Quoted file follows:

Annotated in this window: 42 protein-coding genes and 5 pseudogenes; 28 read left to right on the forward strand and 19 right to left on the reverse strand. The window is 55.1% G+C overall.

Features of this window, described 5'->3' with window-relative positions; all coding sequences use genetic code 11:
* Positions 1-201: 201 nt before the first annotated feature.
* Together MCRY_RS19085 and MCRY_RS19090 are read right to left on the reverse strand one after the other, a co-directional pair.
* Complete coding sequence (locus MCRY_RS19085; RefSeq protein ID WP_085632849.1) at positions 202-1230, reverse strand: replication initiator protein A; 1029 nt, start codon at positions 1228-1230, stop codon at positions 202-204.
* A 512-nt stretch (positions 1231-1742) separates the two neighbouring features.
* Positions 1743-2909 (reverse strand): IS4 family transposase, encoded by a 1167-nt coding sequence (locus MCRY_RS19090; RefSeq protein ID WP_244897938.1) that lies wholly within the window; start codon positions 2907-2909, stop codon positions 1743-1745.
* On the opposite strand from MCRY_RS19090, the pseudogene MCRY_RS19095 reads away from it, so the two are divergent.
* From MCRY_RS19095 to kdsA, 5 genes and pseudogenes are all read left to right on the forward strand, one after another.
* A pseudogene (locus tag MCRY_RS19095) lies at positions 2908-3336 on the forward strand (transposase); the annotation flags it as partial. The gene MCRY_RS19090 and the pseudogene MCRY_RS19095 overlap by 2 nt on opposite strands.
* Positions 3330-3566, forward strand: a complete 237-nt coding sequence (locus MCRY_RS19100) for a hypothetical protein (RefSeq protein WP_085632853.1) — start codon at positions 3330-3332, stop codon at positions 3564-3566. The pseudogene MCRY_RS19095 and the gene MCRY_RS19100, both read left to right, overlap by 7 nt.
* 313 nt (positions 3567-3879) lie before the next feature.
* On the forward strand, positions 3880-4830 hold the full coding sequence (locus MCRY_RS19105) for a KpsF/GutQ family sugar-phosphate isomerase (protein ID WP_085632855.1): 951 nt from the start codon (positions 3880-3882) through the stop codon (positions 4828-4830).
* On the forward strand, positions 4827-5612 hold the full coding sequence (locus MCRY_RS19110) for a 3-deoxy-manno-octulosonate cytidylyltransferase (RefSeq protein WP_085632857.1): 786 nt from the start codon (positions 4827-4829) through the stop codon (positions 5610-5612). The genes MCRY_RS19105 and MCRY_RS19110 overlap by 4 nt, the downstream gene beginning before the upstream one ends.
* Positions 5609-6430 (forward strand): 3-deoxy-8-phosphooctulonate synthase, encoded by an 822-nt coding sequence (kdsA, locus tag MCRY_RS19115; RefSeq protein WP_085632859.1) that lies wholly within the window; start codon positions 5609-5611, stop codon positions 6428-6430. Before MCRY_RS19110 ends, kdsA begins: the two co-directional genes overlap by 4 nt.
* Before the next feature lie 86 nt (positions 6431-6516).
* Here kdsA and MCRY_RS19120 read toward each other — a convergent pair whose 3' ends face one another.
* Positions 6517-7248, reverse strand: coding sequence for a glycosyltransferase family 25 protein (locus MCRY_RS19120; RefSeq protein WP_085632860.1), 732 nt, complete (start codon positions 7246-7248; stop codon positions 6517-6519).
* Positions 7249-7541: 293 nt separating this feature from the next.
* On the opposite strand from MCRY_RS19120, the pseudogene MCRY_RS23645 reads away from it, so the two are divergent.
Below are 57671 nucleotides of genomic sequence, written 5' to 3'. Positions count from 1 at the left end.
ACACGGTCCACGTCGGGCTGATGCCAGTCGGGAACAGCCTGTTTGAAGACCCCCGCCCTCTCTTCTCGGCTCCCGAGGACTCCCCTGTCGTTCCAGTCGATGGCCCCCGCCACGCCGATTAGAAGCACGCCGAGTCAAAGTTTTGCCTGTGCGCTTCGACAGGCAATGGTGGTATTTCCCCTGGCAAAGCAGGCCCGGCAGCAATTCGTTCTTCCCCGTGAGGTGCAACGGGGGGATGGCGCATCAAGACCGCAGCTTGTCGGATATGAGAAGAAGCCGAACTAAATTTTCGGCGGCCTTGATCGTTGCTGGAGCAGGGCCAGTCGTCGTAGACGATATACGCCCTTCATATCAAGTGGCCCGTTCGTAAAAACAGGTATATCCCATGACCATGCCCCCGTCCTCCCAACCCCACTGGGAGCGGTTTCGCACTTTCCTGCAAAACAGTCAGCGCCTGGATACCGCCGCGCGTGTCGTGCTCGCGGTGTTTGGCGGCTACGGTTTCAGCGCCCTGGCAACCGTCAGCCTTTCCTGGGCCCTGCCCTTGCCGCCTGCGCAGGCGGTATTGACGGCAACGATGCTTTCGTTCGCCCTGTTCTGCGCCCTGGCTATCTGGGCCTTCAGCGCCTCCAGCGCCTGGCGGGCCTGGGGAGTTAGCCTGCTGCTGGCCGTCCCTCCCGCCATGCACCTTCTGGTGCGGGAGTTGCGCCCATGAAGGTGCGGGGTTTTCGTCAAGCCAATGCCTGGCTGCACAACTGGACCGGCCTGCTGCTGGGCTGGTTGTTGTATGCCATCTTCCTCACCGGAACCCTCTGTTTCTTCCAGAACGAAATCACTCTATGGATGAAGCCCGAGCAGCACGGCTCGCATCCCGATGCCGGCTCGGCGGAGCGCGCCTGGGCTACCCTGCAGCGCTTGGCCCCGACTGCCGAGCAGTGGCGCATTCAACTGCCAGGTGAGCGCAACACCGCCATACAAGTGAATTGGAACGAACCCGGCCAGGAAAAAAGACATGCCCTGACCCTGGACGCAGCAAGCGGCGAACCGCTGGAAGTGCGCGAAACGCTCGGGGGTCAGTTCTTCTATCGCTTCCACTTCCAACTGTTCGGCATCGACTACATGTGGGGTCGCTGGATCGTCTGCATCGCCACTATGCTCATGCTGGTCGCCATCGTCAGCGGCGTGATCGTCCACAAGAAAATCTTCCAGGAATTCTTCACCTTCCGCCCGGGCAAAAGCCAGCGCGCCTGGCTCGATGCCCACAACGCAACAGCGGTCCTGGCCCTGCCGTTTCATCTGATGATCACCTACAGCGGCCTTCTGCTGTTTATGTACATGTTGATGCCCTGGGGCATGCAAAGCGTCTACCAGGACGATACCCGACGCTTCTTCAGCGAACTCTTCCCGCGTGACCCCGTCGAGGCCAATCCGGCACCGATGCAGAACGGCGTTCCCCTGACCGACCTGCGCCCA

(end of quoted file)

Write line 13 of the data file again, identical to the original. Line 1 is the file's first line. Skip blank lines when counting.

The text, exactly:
* On the forward strand, positions 3880-4830 hold the full coding sequence (locus MCRY_RS19105) for a KpsF/GutQ family sugar-phosphate isomerase (protein ID WP_085632855.1): 951 nt from the start codon (positions 3880-3882) through the stop codon (positions 4828-4830).